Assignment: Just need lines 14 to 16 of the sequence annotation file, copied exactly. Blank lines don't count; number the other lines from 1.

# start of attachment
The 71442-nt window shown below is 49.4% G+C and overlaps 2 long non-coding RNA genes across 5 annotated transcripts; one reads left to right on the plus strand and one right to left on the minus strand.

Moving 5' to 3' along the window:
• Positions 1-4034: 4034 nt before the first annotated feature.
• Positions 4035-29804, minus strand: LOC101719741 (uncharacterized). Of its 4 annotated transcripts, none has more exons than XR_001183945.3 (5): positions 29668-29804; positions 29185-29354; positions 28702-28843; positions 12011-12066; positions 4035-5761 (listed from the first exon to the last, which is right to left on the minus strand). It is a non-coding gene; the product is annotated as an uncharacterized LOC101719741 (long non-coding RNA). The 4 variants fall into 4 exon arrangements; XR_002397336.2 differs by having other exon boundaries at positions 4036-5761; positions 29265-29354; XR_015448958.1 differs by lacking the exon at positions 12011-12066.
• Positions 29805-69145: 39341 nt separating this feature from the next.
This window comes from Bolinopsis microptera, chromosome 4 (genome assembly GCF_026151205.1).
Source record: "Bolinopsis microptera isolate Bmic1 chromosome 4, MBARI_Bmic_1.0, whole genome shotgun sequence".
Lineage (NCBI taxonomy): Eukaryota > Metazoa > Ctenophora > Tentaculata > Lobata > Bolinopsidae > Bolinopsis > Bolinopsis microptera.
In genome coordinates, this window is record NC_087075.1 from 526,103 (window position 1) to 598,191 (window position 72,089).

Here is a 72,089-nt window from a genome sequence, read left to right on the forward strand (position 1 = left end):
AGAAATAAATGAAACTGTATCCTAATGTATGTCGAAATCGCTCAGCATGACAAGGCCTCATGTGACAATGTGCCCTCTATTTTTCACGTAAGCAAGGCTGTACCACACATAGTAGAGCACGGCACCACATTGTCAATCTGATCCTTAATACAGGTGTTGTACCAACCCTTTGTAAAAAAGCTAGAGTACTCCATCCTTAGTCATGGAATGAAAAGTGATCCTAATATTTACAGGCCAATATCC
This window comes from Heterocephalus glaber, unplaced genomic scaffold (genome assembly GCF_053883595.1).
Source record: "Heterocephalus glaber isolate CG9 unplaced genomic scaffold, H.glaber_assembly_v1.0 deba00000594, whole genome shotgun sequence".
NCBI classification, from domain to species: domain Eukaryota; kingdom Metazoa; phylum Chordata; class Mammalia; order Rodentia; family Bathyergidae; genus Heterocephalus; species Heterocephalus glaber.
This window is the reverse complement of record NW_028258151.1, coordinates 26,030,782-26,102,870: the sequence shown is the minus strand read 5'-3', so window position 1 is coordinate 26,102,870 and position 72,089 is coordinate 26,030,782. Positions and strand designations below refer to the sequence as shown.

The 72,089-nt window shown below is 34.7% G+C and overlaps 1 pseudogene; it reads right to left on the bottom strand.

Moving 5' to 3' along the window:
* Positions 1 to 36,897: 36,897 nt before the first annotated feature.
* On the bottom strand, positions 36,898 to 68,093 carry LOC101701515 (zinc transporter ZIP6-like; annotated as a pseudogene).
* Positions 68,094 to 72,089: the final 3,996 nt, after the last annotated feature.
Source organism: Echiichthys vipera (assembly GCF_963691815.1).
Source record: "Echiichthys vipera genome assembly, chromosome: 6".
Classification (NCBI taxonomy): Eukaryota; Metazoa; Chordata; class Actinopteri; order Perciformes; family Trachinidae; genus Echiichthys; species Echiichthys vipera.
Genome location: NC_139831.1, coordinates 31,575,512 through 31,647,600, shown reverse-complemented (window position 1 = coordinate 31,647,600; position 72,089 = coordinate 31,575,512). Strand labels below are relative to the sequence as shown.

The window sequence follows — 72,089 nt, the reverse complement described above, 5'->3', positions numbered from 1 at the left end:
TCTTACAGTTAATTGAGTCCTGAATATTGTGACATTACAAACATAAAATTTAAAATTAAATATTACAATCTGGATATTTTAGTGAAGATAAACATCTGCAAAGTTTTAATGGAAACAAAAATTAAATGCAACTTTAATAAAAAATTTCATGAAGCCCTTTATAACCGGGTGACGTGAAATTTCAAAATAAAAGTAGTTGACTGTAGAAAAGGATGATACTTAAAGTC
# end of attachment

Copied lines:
NCBI classification, from domain to species: domain Eukaryota; kingdom Metazoa; phylum Chordata; class Mammalia; order Rodentia; family Bathyergidae; genus Heterocephalus; species Heterocephalus glaber.
This window is the reverse complement of record NW_028258151.1, coordinates 26,030,782-26,102,870: the sequence shown is the minus strand read 5'-3', so window position 1 is coordinate 26,102,870 and position 72,089 is coordinate 26,030,782. Positions and strand designations below refer to the sequence as shown.

The 72,089-nt window shown below is 34.7% G+C and overlaps 1 pseudogene; it reads right to left on the bottom strand.